Even When the Doors are Shut: Encountering the Risen Christ
My favorite thing about the Easter story—aside from the resurrection itself—is reading the stories about Jesus’ post-resurrection appearances and how each one was different, uniquely suited to the person(s) he was encountering. In John 20 and 21* we witness story after story in which Jesus systematically sought out his loved ones to announce the good news, to have healing conversations, to provide comfort and assurance, to bring peace, perspective, forgiveness—and even to make breakfast!
I never tire of imagining myself in these stories, wondering what it would have been like to be so sad and disillusioned, to need something so desperately, to not even know what I needed…but to have Jesus seek me out with exactly what I needed. And then to recognize, in his perfect knowing of what the moment called for, that it is the Lord—the very one I had seen crucified!
Jesus’ Post-Resurrection Priority
After all Jesus had endured to accomplish victory over death, there were so many things he could have chosen to do in the time between his resurrection and his ascension. He could have hosted a joyous celebration, showed himself (and maybe even gloated a little) to the ones who had humiliated and killed him, or staged a strategic gathering with influencers focused on how he was going to bring in his kingdom. But instead, he initiated a series of private and very personal interactions with his close ones, gently creating space for what they most needed. His people were more important to him than partying, politicking, or planning.
Mary got an intimate one-on-one encounter in the garden, where she was eventually entrusted with the immense privilege of being the first evangelist. The disciples who were huddled together in fear received the Holy Spirit. Thomas received physical proof that Jesus, the crucified one, was now his resurrected Lord. The seven disciples who fished for a living got the biggest catch of their lives, plus breakfast on the beach. Peter got an awkward but very healing conversation that redeemed his betrayal into a new calling.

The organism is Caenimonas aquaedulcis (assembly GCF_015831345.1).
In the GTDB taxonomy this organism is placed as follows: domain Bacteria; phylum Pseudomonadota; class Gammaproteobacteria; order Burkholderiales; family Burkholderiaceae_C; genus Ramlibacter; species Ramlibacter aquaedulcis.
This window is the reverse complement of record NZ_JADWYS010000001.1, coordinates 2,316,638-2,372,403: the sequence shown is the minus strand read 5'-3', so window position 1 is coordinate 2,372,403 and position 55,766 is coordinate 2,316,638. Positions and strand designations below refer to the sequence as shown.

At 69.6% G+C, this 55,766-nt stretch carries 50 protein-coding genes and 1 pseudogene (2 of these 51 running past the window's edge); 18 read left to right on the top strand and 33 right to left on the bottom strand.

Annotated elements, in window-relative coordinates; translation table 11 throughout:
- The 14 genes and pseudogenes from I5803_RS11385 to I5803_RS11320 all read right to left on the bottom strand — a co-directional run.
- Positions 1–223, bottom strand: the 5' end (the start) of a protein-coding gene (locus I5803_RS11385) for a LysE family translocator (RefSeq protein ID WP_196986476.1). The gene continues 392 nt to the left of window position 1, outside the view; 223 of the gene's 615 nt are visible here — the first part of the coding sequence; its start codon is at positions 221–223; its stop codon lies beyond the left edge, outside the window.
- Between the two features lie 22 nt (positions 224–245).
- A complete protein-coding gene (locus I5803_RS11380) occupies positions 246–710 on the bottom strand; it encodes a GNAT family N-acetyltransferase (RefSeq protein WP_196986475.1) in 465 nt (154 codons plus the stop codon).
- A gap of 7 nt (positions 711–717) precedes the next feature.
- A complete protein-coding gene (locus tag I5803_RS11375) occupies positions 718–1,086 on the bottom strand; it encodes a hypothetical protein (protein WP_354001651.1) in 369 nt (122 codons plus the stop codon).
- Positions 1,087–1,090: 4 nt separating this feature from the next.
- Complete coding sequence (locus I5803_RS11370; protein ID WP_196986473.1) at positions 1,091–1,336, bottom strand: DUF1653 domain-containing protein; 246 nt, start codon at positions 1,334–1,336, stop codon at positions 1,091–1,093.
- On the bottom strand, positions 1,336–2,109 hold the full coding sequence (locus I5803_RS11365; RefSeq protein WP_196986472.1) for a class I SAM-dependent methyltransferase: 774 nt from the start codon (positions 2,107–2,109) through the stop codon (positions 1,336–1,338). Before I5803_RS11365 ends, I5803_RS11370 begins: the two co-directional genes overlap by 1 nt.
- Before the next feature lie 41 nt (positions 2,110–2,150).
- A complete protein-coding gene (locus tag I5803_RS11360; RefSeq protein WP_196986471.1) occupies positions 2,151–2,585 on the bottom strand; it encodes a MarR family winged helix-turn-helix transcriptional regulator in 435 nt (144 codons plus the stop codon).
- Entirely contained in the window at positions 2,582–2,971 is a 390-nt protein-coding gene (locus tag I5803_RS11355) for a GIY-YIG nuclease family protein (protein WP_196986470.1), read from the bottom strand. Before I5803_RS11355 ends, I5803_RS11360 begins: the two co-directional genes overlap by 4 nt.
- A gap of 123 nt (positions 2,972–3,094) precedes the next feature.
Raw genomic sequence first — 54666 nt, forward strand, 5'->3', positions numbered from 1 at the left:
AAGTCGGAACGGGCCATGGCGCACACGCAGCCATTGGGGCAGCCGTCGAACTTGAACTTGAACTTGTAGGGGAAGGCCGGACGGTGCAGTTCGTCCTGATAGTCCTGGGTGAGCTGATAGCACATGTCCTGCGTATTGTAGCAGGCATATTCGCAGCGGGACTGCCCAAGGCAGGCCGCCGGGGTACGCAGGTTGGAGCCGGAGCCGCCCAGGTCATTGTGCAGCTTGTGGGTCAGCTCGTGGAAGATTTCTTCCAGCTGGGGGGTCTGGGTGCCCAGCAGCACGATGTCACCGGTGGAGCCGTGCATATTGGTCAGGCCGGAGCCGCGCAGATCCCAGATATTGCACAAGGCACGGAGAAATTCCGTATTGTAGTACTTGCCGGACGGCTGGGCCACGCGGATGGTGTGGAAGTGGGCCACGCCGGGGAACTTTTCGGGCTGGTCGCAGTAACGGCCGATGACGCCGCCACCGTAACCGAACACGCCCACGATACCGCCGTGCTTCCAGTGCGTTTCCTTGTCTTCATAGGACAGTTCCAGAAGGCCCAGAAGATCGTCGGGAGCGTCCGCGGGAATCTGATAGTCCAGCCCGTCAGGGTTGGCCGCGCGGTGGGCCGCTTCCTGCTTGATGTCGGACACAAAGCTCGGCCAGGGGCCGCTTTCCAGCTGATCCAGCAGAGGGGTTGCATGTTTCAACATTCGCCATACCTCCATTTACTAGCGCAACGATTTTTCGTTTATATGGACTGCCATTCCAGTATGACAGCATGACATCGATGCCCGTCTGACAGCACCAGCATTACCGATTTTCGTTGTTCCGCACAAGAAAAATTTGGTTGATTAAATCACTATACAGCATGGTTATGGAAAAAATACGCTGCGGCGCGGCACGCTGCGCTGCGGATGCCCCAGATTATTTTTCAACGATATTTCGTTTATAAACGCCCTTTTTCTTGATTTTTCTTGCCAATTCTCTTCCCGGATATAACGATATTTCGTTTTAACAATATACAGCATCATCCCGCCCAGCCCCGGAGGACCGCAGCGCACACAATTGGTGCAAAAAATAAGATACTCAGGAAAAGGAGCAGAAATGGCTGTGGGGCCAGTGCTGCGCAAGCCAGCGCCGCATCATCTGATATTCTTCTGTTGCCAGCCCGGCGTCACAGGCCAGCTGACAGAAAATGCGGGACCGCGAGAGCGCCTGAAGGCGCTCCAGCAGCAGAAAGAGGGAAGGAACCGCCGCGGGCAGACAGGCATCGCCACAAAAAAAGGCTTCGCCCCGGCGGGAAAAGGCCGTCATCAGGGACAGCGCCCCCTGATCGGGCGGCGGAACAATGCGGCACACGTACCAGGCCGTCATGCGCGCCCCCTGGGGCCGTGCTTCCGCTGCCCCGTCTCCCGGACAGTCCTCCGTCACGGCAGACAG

Even When the Doors are Shut
One of the most striking elements of John’s account of these post-resurrection appearances is how Jesus appeared to the disciples even when they were trying so hard not to be found. He knew their favorite hiding places and searched them out. In John 20:19 we are told that even though the doors of the house where the disciples had gathered were locked for fear of whatever might happen next, Jesus came and stood among them, saying, “Peace be with you.”
In verse 26, Jesus appears again “even though the doors were shut,” and this time it was specifically to seek out Thomas who had missed Jesus’ previous appearance and wasn’t willing to take anyone else’s word for the fact that a resurrection had happened! In this encounter, Jesus respects Thomas’ doubt by giving him the proof he needed and Thomas learned a very valuable lesson: he learned to doubt his doubts. He discovered that even though his doubts and disillusionment felt very real to him, they were also not an accurate representation of reality. Thank God for Thomas whose interaction with Jesus challenges us all to be honest about our doubts and disillusionments and in that way invite Jesus in, while at the same time allowing Jesus to prove those doubts wrong!